Oral History

Kurt Thomas describes the Sobibor uprising

Kurt Thomas was born in 1914 in Brno, Czechoslovakia. He and his family later moved to Boskovice, Czechoslovakia. Kurt worked in clothes manufacturing until 1936, when he joined the army. He was discharged from the army in February 1939 before the German takeover. Kurt, his sister, and parents were deported to Theresienstadt in March 1942. In April, Kurt was transported to the Piaski ghetto, where he worked on a farm outside of the ghetto. The other members of his family were deported to Sobibór, where they died. Kurt himself was also later deported to Sobibór,  escaping during the Sobibór uprising on October 14, 1943. He returned to Piaski, where he hid on the farm at which he had previously worked. He remained there until liberation, and immigrated to the United States in February 1948.

In this clip, Kurt describes the attack on deputy commandant Johann Niemann at the start of the Sobibor prisoner uprising on October 14, 1943.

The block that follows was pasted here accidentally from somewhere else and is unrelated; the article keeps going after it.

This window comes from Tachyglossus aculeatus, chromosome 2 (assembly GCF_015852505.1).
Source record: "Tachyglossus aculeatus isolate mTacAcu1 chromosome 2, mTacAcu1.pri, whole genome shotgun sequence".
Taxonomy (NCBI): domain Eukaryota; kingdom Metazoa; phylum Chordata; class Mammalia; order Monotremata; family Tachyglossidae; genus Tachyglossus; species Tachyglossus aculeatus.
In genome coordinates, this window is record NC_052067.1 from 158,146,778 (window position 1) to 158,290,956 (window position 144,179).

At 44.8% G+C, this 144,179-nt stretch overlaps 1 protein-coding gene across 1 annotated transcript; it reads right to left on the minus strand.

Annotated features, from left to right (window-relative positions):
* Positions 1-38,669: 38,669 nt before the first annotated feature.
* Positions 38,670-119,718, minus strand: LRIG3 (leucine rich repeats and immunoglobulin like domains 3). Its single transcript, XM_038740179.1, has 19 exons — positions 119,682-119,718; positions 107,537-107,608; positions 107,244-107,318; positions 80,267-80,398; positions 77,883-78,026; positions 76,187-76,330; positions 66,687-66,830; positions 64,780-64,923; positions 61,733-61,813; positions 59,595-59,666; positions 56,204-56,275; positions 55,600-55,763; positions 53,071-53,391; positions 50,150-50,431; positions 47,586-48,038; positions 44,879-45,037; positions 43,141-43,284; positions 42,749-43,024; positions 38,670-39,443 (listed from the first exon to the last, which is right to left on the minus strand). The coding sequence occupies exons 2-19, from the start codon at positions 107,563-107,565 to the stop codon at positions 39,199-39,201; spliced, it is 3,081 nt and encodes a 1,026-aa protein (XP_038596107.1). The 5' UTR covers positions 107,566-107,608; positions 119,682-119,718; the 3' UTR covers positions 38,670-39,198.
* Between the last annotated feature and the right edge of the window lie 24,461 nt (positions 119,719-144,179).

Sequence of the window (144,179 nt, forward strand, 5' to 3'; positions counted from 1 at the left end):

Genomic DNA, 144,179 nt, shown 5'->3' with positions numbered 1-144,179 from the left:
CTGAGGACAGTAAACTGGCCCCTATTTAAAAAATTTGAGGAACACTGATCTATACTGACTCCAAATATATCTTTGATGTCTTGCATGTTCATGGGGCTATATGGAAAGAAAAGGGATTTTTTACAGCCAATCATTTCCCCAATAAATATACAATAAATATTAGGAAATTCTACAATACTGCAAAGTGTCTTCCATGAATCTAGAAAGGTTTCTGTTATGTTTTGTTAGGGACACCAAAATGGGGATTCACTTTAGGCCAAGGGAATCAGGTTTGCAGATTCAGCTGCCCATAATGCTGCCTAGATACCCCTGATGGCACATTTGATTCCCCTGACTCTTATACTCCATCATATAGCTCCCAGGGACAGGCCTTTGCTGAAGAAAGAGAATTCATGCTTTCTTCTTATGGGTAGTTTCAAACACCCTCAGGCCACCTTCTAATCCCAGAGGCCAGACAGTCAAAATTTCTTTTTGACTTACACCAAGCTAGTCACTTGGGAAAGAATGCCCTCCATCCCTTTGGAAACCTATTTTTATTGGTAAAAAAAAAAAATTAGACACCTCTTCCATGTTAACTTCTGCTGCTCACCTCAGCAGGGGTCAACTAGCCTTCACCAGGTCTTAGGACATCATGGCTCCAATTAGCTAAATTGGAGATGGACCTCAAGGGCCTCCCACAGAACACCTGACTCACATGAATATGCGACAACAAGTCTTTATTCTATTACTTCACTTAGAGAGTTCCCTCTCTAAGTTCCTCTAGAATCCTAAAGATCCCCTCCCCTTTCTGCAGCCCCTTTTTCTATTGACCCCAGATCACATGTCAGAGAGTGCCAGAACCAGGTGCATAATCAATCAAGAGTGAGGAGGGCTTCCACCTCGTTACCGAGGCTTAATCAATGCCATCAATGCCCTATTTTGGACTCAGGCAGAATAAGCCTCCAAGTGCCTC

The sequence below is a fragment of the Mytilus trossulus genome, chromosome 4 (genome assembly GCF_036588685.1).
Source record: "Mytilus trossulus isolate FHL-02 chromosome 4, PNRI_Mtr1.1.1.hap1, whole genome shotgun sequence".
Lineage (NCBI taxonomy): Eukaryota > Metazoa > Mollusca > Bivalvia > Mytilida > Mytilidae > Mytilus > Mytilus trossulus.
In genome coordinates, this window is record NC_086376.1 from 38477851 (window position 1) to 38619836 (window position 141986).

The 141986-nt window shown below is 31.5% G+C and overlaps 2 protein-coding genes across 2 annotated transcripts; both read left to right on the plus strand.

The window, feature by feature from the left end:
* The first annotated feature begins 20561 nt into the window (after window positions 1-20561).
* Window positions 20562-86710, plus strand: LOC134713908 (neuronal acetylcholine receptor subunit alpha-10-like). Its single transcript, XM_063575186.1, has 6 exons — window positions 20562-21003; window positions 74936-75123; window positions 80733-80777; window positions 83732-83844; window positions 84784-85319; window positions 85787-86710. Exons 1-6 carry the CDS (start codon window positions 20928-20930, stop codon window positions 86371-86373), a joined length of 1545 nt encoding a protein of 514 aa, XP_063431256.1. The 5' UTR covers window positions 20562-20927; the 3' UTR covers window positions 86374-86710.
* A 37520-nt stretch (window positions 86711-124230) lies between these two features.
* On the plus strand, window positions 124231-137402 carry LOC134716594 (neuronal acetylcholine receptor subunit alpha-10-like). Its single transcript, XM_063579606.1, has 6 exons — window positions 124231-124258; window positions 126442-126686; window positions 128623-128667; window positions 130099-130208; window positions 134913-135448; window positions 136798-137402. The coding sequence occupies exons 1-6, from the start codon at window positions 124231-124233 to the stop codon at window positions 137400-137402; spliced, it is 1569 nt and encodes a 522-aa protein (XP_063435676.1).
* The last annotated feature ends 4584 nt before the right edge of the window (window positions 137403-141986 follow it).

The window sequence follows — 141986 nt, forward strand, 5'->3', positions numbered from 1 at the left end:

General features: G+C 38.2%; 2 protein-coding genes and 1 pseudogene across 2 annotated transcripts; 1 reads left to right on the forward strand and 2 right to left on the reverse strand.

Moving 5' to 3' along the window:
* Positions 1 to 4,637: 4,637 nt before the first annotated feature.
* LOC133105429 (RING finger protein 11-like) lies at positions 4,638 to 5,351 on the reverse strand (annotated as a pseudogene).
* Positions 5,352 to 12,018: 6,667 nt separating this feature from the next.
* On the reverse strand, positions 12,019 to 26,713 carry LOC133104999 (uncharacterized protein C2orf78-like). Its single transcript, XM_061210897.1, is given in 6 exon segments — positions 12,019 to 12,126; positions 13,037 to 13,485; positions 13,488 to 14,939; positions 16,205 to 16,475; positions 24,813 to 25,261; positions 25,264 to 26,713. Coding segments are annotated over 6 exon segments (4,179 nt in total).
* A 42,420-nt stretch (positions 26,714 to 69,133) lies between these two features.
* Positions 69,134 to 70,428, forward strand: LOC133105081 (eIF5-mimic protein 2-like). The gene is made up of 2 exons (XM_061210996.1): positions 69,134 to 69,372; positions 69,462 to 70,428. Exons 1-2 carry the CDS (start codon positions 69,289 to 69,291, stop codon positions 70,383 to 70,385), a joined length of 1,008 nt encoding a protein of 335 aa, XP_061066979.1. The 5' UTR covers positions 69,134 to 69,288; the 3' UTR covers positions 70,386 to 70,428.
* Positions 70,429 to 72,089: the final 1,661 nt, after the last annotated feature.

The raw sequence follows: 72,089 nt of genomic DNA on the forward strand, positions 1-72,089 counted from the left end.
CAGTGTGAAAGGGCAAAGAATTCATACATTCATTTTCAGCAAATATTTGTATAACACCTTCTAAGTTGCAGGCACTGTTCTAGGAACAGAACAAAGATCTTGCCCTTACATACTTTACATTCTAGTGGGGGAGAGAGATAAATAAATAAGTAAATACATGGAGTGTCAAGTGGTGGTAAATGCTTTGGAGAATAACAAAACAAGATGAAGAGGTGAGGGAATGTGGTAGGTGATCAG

At 4 o'clock, Untersturmführer Niemann had an appointment to fit a suit. Exactly 4 o'clock. And as I explained before, he came on a horse. The horse's name was Tsili. A brown mare. Her name was Tsili. There were four horses; but I remember Tsili, and I think there was another one, Ima. And he gets off the horse. And right to the gate, there was also a bakery and the baker's name was Israel. We called him "Srulek the baker." And he [NB: Niemann] says to the baker, who looked out, "Baker, hold the...keep the horse." And Srulek took the horse, and he's holding the horse. And he [NB: Niemann] walks just as slow as ever, with his hand on the back, and his whip; and enters the...the tailor shop. And as soon as he entered, they must have hit over the head and that was the end of Niemann. And Srulek knew that he wouldn't come out anymore; and as soon as he opened that door, he hit the horse on the rump and the horse turned around and run out of the yard and back to its stable, wherever it was. That was the only SS man I have seen walking to his death.


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